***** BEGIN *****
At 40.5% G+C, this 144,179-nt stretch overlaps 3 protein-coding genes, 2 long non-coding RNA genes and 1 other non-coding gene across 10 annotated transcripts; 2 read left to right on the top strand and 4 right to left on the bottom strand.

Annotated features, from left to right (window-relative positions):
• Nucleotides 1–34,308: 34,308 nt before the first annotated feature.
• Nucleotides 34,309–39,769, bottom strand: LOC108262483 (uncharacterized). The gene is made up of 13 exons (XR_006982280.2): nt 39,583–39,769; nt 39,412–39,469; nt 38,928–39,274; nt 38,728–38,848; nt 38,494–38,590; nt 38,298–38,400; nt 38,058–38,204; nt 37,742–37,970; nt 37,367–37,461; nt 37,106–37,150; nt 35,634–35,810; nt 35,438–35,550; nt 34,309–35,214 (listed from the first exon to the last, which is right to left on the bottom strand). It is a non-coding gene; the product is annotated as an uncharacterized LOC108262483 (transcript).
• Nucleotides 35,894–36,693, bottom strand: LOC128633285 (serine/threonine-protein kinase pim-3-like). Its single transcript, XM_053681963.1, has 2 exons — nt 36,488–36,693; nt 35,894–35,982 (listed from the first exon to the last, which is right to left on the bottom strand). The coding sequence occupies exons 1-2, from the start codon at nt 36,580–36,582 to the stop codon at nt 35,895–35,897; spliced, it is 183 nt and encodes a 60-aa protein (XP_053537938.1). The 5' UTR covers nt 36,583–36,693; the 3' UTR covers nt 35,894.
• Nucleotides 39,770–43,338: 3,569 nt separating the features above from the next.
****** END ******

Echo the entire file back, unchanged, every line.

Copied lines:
At 40.5% G+C, this 144,179-nt stretch overlaps 3 protein-coding genes, 2 long non-coding RNA genes and 1 other non-coding gene across 10 annotated transcripts; 2 read left to right on the top strand and 4 right to left on the bottom strand.

Annotated features, from left to right (window-relative positions):
• Nucleotides 1–34,308: 34,308 nt before the first annotated feature.
• Nucleotides 34,309–39,769, bottom strand: LOC108262483 (uncharacterized). The gene is made up of 13 exons (XR_006982280.2): nt 39,583–39,769; nt 39,412–39,469; nt 38,928–39,274; nt 38,728–38,848; nt 38,494–38,590; nt 38,298–38,400; nt 38,058–38,204; nt 37,742–37,970; nt 37,367–37,461; nt 37,106–37,150; nt 35,634–35,810; nt 35,438–35,550; nt 34,309–35,214 (listed from the first exon to the last, which is right to left on the bottom strand). It is a non-coding gene; the product is annotated as an uncharacterized LOC108262483 (transcript).
• Nucleotides 35,894–36,693, bottom strand: LOC128633285 (serine/threonine-protein kinase pim-3-like). Its single transcript, XM_053681963.1, has 2 exons — nt 36,488–36,693; nt 35,894–35,982 (listed from the first exon to the last, which is right to left on the bottom strand). The coding sequence occupies exons 1-2, from the start codon at nt 36,580–36,582 to the stop codon at nt 35,895–35,897; spliced, it is 183 nt and encodes a 60-aa protein (XP_053537938.1). The 5' UTR covers nt 36,583–36,693; the 3' UTR covers nt 35,894.
• Nucleotides 39,770–43,338: 3,569 nt separating the features above from the next.